House Assistant Majority Leader and Cebu Rep. Eduardo Gullas criticized the Makati Business Club (MBC) for calling on the government to take control of the operations of the offshore Malampaya gas field.
In a statement, Gullas expressed that the majority of the country’s representative chambers of commerce and industry “want the government to stay out of any business and avoid competing with private enterprises.”
The congressman even took a swipe at the MBC, saying it is possible that business groups in the provincial cities like Cebu and Davao tend to perceive the MBC as an “elitist club from ‘imperial’ Manila.”
Last month, MBC and several other business groups expressed support for the Senate’s continuing probe on Udenna Corporation’s Malampaya acquisitions, particularly to fully explore why the government did not exercise its right of first refusal over Chevron’s and Shell Philippines Exploration B.V.’s (SPEX) shares in Malampaya.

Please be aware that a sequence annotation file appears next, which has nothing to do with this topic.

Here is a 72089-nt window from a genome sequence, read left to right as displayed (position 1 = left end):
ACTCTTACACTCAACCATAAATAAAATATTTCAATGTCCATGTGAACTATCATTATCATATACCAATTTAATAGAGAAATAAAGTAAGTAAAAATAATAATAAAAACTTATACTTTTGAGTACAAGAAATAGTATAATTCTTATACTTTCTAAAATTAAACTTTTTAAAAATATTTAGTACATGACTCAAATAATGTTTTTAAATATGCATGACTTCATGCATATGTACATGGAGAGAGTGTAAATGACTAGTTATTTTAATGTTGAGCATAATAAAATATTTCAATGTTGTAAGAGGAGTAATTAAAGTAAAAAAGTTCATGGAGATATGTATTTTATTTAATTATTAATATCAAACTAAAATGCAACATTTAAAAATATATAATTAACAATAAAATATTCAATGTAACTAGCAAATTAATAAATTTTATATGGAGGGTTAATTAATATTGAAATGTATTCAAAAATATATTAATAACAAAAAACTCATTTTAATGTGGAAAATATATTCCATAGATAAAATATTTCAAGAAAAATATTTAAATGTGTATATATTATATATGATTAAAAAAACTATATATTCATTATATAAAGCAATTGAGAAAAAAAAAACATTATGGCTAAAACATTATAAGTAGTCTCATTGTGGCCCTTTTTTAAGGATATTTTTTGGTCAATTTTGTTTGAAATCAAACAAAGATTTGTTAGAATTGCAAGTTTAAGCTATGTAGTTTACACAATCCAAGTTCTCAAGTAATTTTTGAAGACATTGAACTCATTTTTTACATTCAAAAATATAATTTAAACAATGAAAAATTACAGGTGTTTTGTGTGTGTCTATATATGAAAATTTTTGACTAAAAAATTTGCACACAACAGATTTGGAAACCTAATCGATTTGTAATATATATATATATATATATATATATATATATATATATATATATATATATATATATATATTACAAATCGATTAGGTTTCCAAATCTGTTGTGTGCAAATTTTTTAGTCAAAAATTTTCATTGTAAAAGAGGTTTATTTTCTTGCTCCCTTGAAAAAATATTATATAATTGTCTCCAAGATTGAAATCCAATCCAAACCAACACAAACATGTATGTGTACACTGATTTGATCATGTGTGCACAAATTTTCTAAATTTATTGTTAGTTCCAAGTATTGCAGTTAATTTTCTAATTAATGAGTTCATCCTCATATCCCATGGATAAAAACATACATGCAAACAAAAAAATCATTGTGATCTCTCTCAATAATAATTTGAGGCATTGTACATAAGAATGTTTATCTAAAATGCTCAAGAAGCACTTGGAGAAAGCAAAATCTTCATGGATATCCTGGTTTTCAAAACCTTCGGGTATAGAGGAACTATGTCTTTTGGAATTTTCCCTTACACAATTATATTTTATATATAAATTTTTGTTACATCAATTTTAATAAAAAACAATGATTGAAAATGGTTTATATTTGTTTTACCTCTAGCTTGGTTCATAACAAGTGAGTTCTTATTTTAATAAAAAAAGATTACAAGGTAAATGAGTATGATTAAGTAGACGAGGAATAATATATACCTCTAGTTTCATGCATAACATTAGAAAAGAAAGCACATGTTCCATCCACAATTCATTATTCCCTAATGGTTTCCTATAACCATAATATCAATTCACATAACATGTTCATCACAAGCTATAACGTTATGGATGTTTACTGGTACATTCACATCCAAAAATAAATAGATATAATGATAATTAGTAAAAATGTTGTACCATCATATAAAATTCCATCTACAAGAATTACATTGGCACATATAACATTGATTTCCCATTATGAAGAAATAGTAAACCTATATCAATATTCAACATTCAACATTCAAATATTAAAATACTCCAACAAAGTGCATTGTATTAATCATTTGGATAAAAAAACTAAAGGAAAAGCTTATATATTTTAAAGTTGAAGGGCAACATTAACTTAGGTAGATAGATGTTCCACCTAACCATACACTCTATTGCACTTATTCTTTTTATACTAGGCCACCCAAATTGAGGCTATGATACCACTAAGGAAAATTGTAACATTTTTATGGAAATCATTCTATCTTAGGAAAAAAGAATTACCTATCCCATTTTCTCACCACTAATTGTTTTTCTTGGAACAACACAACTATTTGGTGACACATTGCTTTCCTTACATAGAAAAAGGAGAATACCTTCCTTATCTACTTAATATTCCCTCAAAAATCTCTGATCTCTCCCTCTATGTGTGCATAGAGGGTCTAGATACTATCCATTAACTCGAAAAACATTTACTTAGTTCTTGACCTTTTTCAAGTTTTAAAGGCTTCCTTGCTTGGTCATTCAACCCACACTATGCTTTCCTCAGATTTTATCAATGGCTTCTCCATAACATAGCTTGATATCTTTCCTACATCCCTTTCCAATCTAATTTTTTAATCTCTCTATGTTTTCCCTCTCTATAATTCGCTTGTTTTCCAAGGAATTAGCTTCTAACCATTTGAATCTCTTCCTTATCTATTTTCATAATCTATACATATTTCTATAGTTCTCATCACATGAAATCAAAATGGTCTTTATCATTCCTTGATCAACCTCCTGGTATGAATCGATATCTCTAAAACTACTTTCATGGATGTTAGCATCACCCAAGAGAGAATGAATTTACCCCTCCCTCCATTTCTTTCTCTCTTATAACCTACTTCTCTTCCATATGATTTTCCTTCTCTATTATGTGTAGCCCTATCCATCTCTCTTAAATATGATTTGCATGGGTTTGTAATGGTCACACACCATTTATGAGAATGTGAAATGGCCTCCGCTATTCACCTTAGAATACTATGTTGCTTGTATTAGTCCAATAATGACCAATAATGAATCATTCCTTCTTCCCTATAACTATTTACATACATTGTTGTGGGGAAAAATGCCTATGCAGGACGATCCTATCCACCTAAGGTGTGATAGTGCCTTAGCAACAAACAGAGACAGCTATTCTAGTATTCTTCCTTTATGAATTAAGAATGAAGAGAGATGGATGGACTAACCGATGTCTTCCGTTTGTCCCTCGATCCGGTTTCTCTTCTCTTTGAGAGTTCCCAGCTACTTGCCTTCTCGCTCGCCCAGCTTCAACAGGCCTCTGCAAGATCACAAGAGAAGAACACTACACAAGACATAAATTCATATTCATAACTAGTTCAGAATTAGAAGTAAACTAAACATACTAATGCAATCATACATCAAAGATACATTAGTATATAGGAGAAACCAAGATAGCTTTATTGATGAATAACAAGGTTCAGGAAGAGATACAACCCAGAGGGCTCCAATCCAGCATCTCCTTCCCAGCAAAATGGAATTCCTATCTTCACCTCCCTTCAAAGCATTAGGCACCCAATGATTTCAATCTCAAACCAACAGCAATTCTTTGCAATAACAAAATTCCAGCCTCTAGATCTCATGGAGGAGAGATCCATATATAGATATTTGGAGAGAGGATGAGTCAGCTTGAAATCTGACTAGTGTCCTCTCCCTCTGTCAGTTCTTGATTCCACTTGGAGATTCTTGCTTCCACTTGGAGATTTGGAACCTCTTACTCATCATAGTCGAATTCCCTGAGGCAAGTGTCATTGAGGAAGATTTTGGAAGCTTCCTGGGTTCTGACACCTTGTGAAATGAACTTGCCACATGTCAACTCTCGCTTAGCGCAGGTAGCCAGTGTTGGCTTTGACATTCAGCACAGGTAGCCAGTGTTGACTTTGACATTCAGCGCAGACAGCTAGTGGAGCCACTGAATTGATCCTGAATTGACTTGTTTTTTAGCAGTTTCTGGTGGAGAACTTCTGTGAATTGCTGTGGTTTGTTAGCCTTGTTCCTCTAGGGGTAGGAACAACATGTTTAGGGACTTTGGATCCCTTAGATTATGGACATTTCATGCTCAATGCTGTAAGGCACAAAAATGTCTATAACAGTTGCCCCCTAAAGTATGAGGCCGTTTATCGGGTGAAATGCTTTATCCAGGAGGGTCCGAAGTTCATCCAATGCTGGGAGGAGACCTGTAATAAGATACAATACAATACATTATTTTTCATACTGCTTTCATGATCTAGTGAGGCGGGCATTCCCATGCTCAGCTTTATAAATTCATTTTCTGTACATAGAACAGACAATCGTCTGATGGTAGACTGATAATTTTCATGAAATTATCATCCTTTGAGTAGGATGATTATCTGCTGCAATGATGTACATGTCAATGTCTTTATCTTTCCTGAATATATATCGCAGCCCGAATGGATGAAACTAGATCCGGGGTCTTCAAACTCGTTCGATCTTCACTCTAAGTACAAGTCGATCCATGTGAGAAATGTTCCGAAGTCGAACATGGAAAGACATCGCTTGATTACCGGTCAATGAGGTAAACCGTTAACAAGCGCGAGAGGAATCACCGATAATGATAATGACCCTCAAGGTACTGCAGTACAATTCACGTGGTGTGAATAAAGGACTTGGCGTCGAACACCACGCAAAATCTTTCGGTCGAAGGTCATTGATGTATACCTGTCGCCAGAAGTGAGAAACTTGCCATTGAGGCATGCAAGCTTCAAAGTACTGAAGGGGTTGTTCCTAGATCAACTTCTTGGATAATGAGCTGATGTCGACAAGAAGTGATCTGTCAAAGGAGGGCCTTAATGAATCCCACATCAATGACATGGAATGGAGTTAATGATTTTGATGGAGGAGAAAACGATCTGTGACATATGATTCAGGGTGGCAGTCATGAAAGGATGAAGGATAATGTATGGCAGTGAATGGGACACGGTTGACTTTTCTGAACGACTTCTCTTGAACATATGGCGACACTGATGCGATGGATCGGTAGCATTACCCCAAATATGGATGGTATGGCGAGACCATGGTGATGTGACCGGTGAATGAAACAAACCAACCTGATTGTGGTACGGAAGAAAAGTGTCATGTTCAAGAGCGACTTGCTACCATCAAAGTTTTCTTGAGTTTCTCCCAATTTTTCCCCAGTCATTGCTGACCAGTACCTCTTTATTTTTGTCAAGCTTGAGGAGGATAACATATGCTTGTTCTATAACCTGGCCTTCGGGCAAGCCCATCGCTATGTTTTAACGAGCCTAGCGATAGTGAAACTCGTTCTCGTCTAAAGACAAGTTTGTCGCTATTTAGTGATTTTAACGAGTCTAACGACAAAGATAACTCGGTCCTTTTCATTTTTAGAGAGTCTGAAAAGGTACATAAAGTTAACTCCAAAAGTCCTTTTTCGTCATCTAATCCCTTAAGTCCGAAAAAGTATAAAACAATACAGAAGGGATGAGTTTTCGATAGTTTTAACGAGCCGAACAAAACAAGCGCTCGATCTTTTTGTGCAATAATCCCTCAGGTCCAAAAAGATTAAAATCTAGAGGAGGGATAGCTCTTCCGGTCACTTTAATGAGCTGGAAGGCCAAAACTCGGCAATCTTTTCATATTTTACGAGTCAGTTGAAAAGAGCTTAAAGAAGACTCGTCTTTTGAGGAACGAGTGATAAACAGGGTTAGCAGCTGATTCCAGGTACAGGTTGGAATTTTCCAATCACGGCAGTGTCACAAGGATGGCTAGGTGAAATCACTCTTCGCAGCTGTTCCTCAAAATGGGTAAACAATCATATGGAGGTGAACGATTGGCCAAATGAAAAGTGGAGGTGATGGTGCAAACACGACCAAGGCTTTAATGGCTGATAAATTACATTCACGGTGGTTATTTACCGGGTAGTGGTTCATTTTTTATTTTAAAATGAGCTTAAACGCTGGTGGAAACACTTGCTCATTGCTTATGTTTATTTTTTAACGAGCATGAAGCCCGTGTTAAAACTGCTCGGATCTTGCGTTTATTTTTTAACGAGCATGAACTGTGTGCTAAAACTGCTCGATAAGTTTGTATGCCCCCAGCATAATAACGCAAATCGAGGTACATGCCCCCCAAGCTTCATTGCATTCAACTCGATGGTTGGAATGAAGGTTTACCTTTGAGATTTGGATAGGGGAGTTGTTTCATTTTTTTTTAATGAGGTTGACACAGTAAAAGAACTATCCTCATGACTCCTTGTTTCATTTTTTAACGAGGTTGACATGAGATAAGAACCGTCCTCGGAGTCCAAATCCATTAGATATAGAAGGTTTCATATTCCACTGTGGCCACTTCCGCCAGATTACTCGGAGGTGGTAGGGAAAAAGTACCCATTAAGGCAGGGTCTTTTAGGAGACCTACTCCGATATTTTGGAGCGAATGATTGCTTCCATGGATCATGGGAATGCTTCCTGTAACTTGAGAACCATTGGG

Chevron and SPEX had a combined 90% stake in Malampaya prior to Udenna’s purchases. The Department of Energy is still reviewing the Shell-Udenna deal, which took place in May. Before that, the agency approved the Chevron-Udenna deal in April.
Former Philippine National Oil Company (PNOC) President Eduardo Manalac had said the share sales did not make sense since the government would earn billions from Malampaya once its Service Contract (SC) 38 expires in 2024.
Gullas pointed out that the whole point of the government’s petroleum service contracting is to let private firms assume risking capital to develop indigenous oil and gas resources. He particularly noted that Manny V. Pangilinan-led PXP Energy and Ayala-led ACE Enexor have existing service contracts in the West Philippine Sea.
He likewise recalled that in 2007, the government sold its 60% stake in what was then PNOC Energy Development Corporation (PNOC-EDC) for Php58.5 billion amid pressure to bridge the budget deficit. No one, according to Gullas, protested in favor of the government keeping ownership since the firm was the country’s largest and the world’s second-largest geothermal power producer.
PNOC-EDC, now Energy Development Corporation, serves as the renewable energy arm of Lopez-led First Gen Corporation.
Gullas also stressed that the government is a “debt-ridden lumbering giant that cannot compete with highly capable private entities” that can operate and grow energy assets.